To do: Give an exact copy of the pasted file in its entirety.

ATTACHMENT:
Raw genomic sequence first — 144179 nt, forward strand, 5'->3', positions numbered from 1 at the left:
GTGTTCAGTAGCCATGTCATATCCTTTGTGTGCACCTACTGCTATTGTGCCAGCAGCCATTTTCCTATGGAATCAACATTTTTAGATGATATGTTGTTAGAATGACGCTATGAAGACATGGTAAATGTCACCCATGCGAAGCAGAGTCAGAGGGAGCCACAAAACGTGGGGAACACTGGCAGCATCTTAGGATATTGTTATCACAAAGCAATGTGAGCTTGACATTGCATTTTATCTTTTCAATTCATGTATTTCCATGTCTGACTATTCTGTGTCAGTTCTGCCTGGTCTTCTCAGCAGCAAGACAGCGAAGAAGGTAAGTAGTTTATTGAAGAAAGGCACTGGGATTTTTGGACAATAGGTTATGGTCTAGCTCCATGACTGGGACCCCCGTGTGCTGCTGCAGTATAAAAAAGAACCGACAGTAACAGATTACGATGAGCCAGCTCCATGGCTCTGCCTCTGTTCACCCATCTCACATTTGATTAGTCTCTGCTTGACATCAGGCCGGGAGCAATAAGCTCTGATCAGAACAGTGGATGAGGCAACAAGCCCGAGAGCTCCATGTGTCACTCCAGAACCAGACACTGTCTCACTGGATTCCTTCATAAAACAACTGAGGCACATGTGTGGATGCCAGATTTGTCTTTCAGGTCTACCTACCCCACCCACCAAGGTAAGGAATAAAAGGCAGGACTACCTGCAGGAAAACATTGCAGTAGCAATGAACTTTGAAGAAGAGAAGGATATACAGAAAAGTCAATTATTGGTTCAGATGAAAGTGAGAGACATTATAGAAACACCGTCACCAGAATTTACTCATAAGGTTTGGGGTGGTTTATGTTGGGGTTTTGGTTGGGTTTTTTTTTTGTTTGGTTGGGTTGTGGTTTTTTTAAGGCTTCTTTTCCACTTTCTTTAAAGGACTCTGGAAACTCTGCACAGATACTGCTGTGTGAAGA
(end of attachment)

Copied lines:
Raw genomic sequence first — 144179 nt, forward strand, 5'->3', positions numbered from 1 at the left:
GTGTTCAGTAGCCATGTCATATCCTTTGTGTGCACCTACTGCTATTGTGCCAGCAGCCATTTTCCTATGGAATCAACATTTTTAGATGATATGTTGTTAGAATGACGCTATGAAGACATGGTAAATGTCACCCATGCGAAGCAGAGTCAGAGGGAGCCACAAAACGTGGGGAACACTGGCAGCATCTTAGGATATTGTTATCACAAAGCAATGTGAGCTTGACATTGCATTTTATCTTTTCAATTCATGTATTTCCATGTCTGACTATTCTGTGTCAGTTCTGCCTGGTCTTCTCAGCAGCAAGACAGCGAAGAAGGTAAGTAGTTTATTGAAGAAAGGCACTGGGATTTTTGGACAATAGGTTATGGTCTAGCTCCATGACTGGGACCCCCGTGTGCTGCTGCAGTATAAAAAAGAACCGACAGTAACAGATTACGATGAGCCAGCTCCATGGCTCTGCCTCTGTTCACCCATCTCACATTTGATTAGTCTCTGCTTGACATCAGGCCGGGAGCAATAAGCTCTGATCAGAACAGTGGATGAGGCAACAAGCCCGAGAGCTCCATGTGTCACTCCAGAACCAGACACTGTCTCACTGGATTCCTTCATAAAACAACTGAGGCACATGTGTGGATGCCAGATTTGTCTTTCAGGTCTACCTACCCCACCCACCAAGGTAAGGAATAAAAGGCAGGACTACCTGCAGGAAAACATTGCAGTAGCAATGAACTTTGAAGAAGAGAAGGATATACAGAAAAGTCAATTATTGGTTCAGATGAAAGTGAGAGACATTATAGAAACACCGTCACCAGAATTTACTCATAAGGTTTGGGGTGGTTTATGTTGGGGTTTTGGTTGGGTTTTTTTTTTGTTTGGTTGGGTTGTGGTTTTTTTAAGGCTTCTTTTCCACTTTCTTTAAAGGACTCTGGAAACTCTGCACAGATACTGCTGTGTGAAGA